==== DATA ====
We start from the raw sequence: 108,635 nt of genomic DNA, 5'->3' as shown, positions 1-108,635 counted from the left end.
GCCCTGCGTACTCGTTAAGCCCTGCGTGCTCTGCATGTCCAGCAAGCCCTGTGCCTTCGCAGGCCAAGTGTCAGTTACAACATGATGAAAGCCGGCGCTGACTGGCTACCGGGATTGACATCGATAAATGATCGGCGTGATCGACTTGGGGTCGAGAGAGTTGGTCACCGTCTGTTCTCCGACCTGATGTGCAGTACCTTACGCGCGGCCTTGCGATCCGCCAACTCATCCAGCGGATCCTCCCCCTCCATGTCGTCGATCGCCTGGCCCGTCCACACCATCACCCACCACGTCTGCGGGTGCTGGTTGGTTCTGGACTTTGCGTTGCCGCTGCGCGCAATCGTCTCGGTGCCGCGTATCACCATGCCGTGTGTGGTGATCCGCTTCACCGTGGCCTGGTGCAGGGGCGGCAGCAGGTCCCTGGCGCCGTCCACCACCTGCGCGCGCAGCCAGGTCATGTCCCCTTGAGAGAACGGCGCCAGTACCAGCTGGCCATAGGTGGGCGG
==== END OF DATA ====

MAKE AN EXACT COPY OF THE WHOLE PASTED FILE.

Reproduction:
We start from the raw sequence: 108,635 nt of genomic DNA, 5'->3' as shown, positions 1-108,635 counted from the left end.
GCCCTGCGTACTCGTTAAGCCCTGCGTGCTCTGCATGTCCAGCAAGCCCTGTGCCTTCGCAGGCCAAGTGTCAGTTACAACATGATGAAAGCCGGCGCTGACTGGCTACCGGGATTGACATCGATAAATGATCGGCGTGATCGACTTGGGGTCGAGAGAGTTGGTCACCGTCTGTTCTCCGACCTGATGTGCAGTACCTTACGCGCGGCCTTGCGATCCGCCAACTCATCCAGCGGATCCTCCCCCTCCATGTCGTCGATCGCCTGGCCCGTCCACACCATCACCCACCACGTCTGCGGGTGCTGGTTGGTTCTGGACTTTGCGTTGCCGCTGCGCGCAATCGTCTCGGTGCCGCGTATCACCATGCCGTGTGTGGTGATCCGCTTCACCGTGGCCTGGTGCAGGGGCGGCAGCAGGTCCCTGGCGCCGTCCACCACCTGCGCGCGCAGCCAGGTCATGTCCCCTTGAGAGAACGGCGCCAGTACCAGCTGGCCATAGGTGGGCGG